Tuesday, October 16, 2018

Baltimore World Trade Center

Baltimore's Inner Harbor has a lot of cool stuff to go along with the major attractions like the Historic Ships, the science museum, and the aquarium. One building is the World Trade Center, which is part the World Trade Centers Association which started in the late 1960s and has locations in eighty-eight countries. This building was completed in 1977. Its thirty stories house the Maryland Port Administration, the World Trade Center Institute, and several other businesses.

Baltimore World Trade Center

I'm not making it up

This Trade Center has a memorial to the victims of the 9/11 attack. Three of the steel beams from the New York World Trade Center on a marble platform.

Part of the original World Trade Center

The platform has a timeline shows the events of the attack in 2001. Each September 11, the shadow of the building falls on each marker at the time the event happened.

Pentagon crash

Some of the structural elements are on display.

Girders from 9/11

Slabs from Ground Zero, the Pentagon, and the Pennsylvania crash

It's a sobering and respectful memorial to the horrible events of that day.

Monday, October 15, 2018

Nationals Blood Drive 2018 (Mostly the Free Tour)

The Washington Nationals have been hosting blood drives at their ball field this past summer. I went a second time and brought the kids with me, mostly so they could join me on the free ballpark tour.

We drove in early and the park is a little spooky when there's nobody else there.

Nationals Park, sans fans

I gave blood, which was the regular routine. I guess they expect kids to tag along because the organizers had a scavenger hunt that my children did while I was going through the paperwork and the bloodletting.

Paperwork area

Scavenger hunting--finding the "BOOM!"

After I was done and we'd all had a snack (or two--they were offering Pirates Booty which is a favorite for my daughter), we went on the tour. The first stop was the luxury suites. Interestingly, the cost of renting a suite is higher during the week than on weekends. The explanation was that businesses were more likely to rent for after-work functions, so they could charge more.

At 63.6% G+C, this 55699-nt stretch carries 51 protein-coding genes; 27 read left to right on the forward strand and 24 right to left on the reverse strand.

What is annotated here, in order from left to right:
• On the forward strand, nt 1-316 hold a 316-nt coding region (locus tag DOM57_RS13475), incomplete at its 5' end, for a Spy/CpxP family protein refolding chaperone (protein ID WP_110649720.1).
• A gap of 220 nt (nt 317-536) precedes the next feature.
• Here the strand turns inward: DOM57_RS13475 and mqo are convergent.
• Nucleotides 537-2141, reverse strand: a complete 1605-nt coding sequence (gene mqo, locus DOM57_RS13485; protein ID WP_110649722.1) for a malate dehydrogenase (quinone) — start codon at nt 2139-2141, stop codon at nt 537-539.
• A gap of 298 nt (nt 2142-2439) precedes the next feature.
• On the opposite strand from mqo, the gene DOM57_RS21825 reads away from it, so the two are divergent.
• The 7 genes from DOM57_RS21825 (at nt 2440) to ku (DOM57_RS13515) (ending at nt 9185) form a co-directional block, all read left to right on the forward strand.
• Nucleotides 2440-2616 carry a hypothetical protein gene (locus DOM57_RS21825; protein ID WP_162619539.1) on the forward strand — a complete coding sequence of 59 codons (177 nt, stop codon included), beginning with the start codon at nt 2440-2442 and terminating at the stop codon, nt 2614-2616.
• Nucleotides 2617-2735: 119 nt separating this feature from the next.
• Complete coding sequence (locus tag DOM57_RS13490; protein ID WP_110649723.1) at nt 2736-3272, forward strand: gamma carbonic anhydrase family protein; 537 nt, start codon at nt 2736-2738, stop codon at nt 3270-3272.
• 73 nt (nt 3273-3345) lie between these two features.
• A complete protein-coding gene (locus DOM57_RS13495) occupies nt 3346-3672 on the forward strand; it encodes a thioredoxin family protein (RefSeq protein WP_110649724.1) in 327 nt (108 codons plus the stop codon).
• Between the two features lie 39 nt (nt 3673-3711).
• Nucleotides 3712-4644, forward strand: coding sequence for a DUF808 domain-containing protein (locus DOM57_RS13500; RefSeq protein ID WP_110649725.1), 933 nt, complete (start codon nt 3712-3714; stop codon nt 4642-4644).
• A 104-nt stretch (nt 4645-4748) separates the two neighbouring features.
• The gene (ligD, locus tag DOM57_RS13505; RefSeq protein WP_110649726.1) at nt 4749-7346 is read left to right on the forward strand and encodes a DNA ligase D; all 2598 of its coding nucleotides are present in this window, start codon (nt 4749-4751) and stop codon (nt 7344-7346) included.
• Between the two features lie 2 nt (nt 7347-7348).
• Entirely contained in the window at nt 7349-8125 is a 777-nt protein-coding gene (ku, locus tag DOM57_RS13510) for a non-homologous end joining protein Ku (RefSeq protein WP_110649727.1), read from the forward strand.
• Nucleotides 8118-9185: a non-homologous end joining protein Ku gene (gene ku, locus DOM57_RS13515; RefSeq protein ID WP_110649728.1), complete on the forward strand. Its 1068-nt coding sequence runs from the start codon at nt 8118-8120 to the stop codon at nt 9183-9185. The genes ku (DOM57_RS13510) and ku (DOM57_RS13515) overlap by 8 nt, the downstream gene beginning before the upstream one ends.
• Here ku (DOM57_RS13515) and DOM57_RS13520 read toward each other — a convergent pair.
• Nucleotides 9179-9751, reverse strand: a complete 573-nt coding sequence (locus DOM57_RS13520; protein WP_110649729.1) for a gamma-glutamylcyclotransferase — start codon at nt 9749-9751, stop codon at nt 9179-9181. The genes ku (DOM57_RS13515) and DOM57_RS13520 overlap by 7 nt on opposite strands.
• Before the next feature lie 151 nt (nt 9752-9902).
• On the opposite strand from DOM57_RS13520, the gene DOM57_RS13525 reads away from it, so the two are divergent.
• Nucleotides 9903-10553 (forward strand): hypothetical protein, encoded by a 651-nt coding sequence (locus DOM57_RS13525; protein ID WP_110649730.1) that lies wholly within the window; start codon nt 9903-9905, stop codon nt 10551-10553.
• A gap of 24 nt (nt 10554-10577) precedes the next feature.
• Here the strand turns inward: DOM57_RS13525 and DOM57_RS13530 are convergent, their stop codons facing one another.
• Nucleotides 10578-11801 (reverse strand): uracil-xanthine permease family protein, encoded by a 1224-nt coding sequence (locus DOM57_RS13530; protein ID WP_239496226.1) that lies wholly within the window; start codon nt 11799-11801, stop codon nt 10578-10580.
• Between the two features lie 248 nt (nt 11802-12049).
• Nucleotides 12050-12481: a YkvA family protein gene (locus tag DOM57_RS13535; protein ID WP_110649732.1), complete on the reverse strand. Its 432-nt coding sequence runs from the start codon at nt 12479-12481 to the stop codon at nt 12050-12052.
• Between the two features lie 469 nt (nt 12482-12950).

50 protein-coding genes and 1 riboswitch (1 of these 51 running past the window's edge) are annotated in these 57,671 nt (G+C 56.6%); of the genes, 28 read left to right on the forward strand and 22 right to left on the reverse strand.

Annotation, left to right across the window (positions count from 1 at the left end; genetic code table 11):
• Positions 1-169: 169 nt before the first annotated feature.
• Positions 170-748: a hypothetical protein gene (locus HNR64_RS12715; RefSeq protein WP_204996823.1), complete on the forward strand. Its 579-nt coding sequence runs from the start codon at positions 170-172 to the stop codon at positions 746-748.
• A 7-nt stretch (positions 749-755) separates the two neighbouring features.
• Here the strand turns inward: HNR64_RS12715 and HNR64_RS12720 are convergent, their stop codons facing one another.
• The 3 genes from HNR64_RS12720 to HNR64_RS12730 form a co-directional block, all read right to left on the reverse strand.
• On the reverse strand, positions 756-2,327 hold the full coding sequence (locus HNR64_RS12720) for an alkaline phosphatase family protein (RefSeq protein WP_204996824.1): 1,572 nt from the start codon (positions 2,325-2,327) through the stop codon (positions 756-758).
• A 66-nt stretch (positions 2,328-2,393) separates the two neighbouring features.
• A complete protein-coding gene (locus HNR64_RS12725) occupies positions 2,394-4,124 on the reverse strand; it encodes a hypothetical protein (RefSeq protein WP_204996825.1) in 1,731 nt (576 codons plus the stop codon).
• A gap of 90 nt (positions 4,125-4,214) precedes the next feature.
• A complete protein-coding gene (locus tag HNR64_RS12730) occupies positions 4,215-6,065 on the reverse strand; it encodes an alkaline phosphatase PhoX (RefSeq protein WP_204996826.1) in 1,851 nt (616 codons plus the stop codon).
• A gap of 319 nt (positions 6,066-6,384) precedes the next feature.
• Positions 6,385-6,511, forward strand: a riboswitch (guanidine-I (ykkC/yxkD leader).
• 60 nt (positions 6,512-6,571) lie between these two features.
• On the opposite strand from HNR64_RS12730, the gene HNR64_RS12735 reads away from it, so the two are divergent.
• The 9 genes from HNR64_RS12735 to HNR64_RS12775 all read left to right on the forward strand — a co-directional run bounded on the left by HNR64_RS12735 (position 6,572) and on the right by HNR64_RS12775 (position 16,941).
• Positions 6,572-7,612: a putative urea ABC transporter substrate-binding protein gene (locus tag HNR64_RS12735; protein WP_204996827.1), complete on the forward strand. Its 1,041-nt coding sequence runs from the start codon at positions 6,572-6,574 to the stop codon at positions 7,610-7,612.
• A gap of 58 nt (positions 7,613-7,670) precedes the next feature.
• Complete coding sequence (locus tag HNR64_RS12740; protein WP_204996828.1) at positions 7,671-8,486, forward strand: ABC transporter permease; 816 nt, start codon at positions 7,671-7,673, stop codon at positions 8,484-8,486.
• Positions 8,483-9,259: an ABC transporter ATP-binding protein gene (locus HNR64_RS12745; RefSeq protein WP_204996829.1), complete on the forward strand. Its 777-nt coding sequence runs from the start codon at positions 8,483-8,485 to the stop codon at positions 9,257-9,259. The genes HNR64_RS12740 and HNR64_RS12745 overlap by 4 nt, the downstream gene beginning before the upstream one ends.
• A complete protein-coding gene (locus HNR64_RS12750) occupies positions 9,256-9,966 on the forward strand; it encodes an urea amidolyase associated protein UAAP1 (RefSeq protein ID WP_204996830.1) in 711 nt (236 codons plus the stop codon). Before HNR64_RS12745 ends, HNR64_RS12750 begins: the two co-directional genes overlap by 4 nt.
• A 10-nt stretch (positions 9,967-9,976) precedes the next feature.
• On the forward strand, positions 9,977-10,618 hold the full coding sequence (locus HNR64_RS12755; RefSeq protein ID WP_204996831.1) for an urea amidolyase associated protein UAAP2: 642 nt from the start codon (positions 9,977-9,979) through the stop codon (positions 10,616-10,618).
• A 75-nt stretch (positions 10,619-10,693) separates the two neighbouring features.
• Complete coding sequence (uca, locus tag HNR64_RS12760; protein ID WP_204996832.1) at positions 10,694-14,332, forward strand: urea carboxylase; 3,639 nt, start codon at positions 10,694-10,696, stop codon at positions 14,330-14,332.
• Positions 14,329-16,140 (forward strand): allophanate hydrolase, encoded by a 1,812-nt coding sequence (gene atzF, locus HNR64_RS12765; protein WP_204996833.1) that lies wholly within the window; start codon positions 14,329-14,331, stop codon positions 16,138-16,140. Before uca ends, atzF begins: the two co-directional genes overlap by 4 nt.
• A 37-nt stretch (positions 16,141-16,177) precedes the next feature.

A fancy suite

The suites are stocked with a bar and buffet and great seats for viewing the game. This particular suite was unique because of the pool table included.

Luxury suite

View of the game from the suite seats

Bar

Buffet

Down the hall from the suite was some interesting works of art.

First was a baseball bench made from bats and balls and bases!

Not so cosy looking, but really cool looking

Above the bench is a baseball flag by Ron Kittle with several of the balls signed by team members from 2010 (when the flag was made).

Baseball flag!

Nearby is a picture of Hall of Famer Walter Johnson. He started playing for the Washington Senators over a hundred years ago and is famous for great pitching and great sportsmanship. He was one of the first five players inducted into the Baseball Hall of Fame.

Walter Johnson

A window showed the view to the new soccer stadium not far from Nats Park, though it was far enough not to get a good picture.

View to a soccer field
Even zoomed in, it's not too clear

Down the hall is a display of memoribilia from Shirley Povich, a famous DC sports reporter who covered the Washington Senators and had a long career.

Shirley Povich Hall, is what they should call it

On the wall is Povich's personally scored program of Don Larsen's perfect game in game five of the 1956 World Series. It was the only perfect game in World Series history.

Yankees beat Brooklyn Dodgers

In one of the conference rooms is another World Series record--the longest game when the Senators beat the Yankees 4 to 3 in 12 innings of play. The story is even more dramatic--that was the seventh game of the 1924 World Series, so it was the deciding game. Povich had a championship pin from that Series.

Score of the only DC team to win the World Series

Pin in Povich's collection

Povitch kept all his press pins from the World Series he covered. Back in the day, teams would send pins to the press so that they would have access to press boxes, club houses, and such during the World Series. One interesting pin is the Brooklyn Dodgers "Phantom pin" from the 1946 series. Teams would send out the pins before the end of the season. Occasionally teams didn't clinch their title until very late in the season, like in 1946. The Dodgers had a chance to make it but didn't. Just in case, they sent pins out before they were sure they would win.

Povitch pin collection

The phantom pin!

We went up to the press box, which is at the top of the stands. A lot of other stadiums have the press lower down with a better view of the game. The Nationals owners decided to save the good seats for the fans (and the suites) rather than the press.